Tuck has been super sub all season

Tuck has been super sub all season


CHAMPAIGN — It would be an exaggeration to label Taylor Tuck the one-woman bench.

But not by much.

The sixth player for a depth-challenged Illinois women’s basketball team, Tuck invariably accounts for the lion’s share of court time among reserves when coach Matt Bollant subs for his starting five.

“Certainly we feel like she’s definitely No. 6 and is going to get the most minutes,” the Illini coach said Tuesday. “She just gives us good energy off the bench and kind of makes some things happen for us.”

Through Illinois’ first 24 games, Tuck has averaged 21.2 minutes while appearing in every contest. Among other current Illini reserves, no one is averaging more than 7.6 minutes off the bench.

The reliance on the sophomore guard-forward has been particularly pronounced since early January, when the career of fellow reserve Kersten Magrum was ended by the latest in a series of concussions. In the Illini’s 10 games since Magrum last took the court, Tuck twice has played as many as 28 minutes and has made three other appearances of at least 23 minutes.

In that same 10-game span, only once did another UI reserve play more than six minutes. Of the next most active players off the Illinois bench, McKenzie Piper averaged 4.3 minutes in nine games and Nia Oden averaged 3.4 minutes in five appearances.

Super-sub duties are nothing new for Tuck, who also played significant minutes in reserve during the first semester as the Illini awaited the return of starting guard Adrienne GodBold from academic ineligibility. It’s a role Tuck clearly has embraced.

“When the starters have to come out ... I have to keep it up at the same level (of performance), if not higher,” said the Bolingbrook native, who is averaging 5.2 points and 3.0 rebounds. “I’ve got to keep the energy up or bring more energy.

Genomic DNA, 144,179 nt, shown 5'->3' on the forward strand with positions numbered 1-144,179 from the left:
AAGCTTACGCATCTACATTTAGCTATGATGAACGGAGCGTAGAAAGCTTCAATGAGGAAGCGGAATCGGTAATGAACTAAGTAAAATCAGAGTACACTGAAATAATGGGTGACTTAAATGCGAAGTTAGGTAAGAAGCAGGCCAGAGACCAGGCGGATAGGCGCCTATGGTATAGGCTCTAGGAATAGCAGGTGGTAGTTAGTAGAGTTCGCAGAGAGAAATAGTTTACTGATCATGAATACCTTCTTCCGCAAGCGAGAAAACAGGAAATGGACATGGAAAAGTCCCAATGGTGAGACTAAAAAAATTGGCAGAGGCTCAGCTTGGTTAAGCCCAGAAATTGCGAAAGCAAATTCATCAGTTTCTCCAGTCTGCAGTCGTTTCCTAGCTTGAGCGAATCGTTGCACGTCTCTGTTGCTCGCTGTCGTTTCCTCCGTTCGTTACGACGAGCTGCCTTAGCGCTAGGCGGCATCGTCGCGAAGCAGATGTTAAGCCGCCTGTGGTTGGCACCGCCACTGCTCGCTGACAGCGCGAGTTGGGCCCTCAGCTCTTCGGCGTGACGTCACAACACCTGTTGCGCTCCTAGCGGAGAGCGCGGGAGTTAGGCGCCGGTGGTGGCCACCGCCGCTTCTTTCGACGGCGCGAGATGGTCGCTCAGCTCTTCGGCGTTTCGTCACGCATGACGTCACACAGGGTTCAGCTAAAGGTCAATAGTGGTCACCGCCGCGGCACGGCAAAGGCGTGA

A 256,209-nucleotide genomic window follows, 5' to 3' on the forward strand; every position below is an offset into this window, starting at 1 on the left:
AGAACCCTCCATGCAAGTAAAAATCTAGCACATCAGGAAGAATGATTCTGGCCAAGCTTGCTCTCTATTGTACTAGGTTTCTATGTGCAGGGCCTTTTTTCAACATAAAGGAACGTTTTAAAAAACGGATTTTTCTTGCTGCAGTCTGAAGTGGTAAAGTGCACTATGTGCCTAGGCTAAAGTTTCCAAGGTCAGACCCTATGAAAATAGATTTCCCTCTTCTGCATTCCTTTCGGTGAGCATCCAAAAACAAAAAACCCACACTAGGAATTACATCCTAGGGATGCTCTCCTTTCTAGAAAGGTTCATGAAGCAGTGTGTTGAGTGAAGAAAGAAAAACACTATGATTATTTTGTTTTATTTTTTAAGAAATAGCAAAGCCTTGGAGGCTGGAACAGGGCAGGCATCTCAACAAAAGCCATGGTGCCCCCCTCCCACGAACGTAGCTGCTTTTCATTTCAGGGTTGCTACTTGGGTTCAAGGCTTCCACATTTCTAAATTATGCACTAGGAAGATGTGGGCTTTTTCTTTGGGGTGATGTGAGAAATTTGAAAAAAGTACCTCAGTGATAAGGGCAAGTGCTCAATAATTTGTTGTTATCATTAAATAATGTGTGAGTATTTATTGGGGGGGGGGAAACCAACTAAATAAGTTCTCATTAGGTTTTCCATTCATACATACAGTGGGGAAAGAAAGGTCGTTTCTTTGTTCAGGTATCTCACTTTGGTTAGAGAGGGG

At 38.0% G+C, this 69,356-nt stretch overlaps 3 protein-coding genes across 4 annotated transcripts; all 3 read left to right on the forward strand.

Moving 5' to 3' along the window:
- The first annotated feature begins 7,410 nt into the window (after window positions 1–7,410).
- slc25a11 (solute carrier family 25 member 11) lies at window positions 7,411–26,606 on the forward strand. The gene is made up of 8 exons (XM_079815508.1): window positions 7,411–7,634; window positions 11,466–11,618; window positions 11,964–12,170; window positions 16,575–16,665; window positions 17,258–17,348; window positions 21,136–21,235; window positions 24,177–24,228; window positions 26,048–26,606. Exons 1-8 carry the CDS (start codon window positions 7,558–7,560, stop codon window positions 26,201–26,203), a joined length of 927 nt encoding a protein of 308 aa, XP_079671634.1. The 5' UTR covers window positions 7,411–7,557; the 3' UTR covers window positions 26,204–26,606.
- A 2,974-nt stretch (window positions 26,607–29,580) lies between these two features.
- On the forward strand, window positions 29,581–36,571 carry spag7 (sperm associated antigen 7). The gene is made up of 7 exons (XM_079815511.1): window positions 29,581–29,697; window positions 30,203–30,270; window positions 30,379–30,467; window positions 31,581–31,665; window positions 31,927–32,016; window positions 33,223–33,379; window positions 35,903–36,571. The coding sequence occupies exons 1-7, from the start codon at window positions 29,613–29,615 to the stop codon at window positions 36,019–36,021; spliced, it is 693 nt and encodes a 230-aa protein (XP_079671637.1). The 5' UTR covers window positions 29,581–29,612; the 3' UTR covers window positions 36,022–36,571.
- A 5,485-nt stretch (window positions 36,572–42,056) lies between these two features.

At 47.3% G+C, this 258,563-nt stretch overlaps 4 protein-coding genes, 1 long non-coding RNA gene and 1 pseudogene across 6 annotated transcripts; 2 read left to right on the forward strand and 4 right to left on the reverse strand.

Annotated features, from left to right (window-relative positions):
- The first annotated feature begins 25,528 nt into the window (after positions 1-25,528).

“Or do something right that we’re doing wrong. Or keep doing something right that we were doing right.”

Tuck’s versatility allows Bollant to utilize her at multiple positions while rotating his heavily used starters out to give them a breather. On offense, the 6-foot Tuck can fill in at shooting guard, small forward and even an occasional turn as a nominal big. She also played some point guard earlier in the season. And on defense, Tuck is quick enough to guard at the point of attack but also able and willing to scrap with bigger players closer to the basket.

“She can do a lot of things,” Bollant said. “She can play high in the Buzz (a trapping zone defense). She can play low in the Buzz. She can handle the ball. She can play (positions) 2 or 3 for us. And she’s long enough to rebound, too, so we can play (a) small (lineup) at times with her on the floor.”

On a team that can be prone to foul trouble, Tuck sometimes is called upon to raise her offensive game. That was never more apparent than on Illinois’ trip to Minnesota on Jan. 28. That night, four Illini starters were whistled for at least four fouls. One ended up fouling out. Tuck responded with a career-high 16 points in 28 minutes while also contributing three assists.

“Especially if we have players in foul trouble, somebody has to come in and step up,” Tuck said. “And usually I’m in that position.”

Although her mid- and long-range shot remains a work in progress, Tuck is an effective finisher in transition and, in the half court, as a slasher to the basket.

“She can get to the rim,” Bollant said. “She’s hard to guard off the dribble.”

On a team that will lose its top two scorers after this season, Tuck is gaining valuable experience for a run at a starter’s job in 2013-14.

“The more reps I get, the more time I get, the more comfortable I am,” she said.

Bollant’s own comfort level with his busiest reserve appears steadily on the rise, too.

“She’s kind of bringing some different things for us each game,” the first-year Illini coach said. “Certainly this is a kid that’s going to be counted on more and more in the future.”

Stretch run

Illinois enters its final four regular season games tied for third place but seeded fifth for the Big Ten tournament. A look at the Illini’s stretch run:

Tonight    at Penn State    Illini knocked off then-No. 6 Georgia earlier this season; can they do the same to No. 7 Penn State?
Saturday    Indiana    Matt Bollant once was an assistant for a Hoosiers program that’s hit hard times (1-11 in Big Ten).
Feb. 28    Ohio State    Buckeyes were No. 24 in the coaches’ poll when Illini ended their 31-game home win streak Jan. 6.
March 3    at Purdue    Boilermakers escaped Champaign with 67-66 overtime win in Big Ten opener.